Lejla Duran
Amsterdam, The Netherlands

During the 1950s, the Houses of Culture (further referred to as HoC) played a big role in the development of the entire post-war society. The Second World War disrupted education of many people and left broken cycles that needed to be replaced. In the early post-war period, the HoC together with the local communities and primary schools were the main centers for the development of social, cultural, artistic, educational and entertainment life in the city. Most of the HoC were built in municipalities and local communities in the late 50s or early 60s of the last century (although in some countries they appeared earlier). In these Houses, lectures and various educational courses as well as art evenings and concerts were organized.

When the HoC and other cultural buildings were built in the former Yugoslavia, the architects had much more freedom to add their own touch and style to the buildings compared to the former USSR. This is why different, unique building styles of the HoC can be found all over the former Yugoslavia. The state of the former Yugoslavia gave the architects the freedom to design what they wanted and many different approaches and forms were accepted. Through the HoC, the creativity of the architects was visible.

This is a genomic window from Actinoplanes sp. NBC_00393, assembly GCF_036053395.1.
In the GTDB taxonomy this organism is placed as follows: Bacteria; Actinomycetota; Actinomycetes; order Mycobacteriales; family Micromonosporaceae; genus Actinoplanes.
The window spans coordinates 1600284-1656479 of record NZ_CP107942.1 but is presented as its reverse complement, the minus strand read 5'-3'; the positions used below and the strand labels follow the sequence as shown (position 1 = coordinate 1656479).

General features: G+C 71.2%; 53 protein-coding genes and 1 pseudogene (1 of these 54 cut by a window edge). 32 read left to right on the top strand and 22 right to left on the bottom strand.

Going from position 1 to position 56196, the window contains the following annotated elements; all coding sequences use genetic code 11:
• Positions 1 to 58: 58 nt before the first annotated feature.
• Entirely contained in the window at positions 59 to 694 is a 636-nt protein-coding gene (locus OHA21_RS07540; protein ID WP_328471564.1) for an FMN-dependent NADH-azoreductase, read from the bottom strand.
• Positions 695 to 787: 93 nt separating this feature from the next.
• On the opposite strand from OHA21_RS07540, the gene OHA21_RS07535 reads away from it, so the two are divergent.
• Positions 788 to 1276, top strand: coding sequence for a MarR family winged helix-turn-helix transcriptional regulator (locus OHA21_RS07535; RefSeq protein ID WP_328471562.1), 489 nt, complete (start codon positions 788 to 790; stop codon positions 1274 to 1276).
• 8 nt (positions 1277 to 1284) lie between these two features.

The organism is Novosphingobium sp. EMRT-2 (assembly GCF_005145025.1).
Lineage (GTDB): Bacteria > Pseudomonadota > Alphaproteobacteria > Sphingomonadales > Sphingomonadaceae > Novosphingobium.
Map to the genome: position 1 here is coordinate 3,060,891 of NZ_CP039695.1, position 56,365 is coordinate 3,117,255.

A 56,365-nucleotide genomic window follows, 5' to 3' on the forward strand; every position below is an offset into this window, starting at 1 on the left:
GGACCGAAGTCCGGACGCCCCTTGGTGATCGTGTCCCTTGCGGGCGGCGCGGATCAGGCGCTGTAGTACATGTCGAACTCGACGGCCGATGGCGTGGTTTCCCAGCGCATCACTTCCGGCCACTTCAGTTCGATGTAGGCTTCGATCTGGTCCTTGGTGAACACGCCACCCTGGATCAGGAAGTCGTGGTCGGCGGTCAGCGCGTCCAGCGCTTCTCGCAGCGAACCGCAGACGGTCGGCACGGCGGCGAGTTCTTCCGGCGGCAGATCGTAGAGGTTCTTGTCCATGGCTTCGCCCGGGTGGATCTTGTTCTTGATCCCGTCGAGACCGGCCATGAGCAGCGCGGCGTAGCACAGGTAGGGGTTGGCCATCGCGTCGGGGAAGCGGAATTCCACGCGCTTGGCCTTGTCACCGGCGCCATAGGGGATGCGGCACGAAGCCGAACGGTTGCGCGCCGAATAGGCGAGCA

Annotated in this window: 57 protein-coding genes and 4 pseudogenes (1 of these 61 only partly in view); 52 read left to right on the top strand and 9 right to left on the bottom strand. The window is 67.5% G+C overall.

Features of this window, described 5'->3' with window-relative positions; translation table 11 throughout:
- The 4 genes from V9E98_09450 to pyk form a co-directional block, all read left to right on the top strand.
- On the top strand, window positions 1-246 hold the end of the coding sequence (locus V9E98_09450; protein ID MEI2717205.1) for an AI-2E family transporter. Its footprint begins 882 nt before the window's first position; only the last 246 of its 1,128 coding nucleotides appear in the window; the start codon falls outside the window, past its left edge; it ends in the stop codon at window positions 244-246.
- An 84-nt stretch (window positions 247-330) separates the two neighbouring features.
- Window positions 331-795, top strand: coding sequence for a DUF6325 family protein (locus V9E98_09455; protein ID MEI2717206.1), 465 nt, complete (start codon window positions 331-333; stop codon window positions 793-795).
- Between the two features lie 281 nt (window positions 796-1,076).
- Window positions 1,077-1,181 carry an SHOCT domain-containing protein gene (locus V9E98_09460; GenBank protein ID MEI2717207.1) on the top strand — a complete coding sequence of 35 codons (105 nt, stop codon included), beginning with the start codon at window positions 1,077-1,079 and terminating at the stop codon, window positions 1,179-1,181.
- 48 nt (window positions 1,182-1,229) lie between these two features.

Attached are 4 different HoC situated in the former Yugoslavia: Spomen Dom in Kolašin – Montenegro, Dom Kulture in Konjic – Bosnia and Herzegovina, Dom Kulture Hrasnica in Hrasnica – Bosnia and Herzegovina and Dom Kulture Čačak in Čačak – Serbia.

As mentioned, Spomen Dom is situated in Kolašin and is built in 1975 and since then was and is an Yugoslav phenomenon. A quote related to the building: ‘The arrangement of the elements is influenced by examples of vernacular architecture, which is conditioned by a primitive timber construction for the winter climate. This created remarkable roof forms. The appearance of these individual houses or space structures which they form together overcomes the bare utilitarian comprehension of a sensitive observer.’- Marko Mušič, the architect of the Spomen Dom.

Dom Kulture in Konjic, Bosnia and Herzegovina is built in 1957. When it was built, it was called the most modern building in the former Yugoslavia. Its specific character is that it has an open air theater which is still being used for various plays and concerts. In 1975. it was rewarded for having the best amateur drama ensemble in the former Yugoslavia.

Dom Kulture in Hrasnica is built in 1954. It was founded and built by the industry ‘Famos’ for the people that lived in the area. Famos also arranged extra classes and education for the people and workers so that they could be educated if they were not. The House of Culture was opened by the president of the former Yugoslavia, Josip Broz Tito. The building is now partially used and rented to other parties and private owners.

One fact about the Dom Kulture Čačak is that as a special rarity, the largest ficus (Ficus elastica decora) in Serbia and even in the Balkans that grew up indoors, is located in the entrance hall of the Cultural Center. The ficus is a protected monument of nature. The building is still used as a cultural center. The building is built in 1971.

The reason for that is that I want to show the architecture and the uniqueness of these buildings. In my opinion, they deserve to be shown to a broader public because most of the Houses of Culture are now decaying and I think they never got the respect they deserved.

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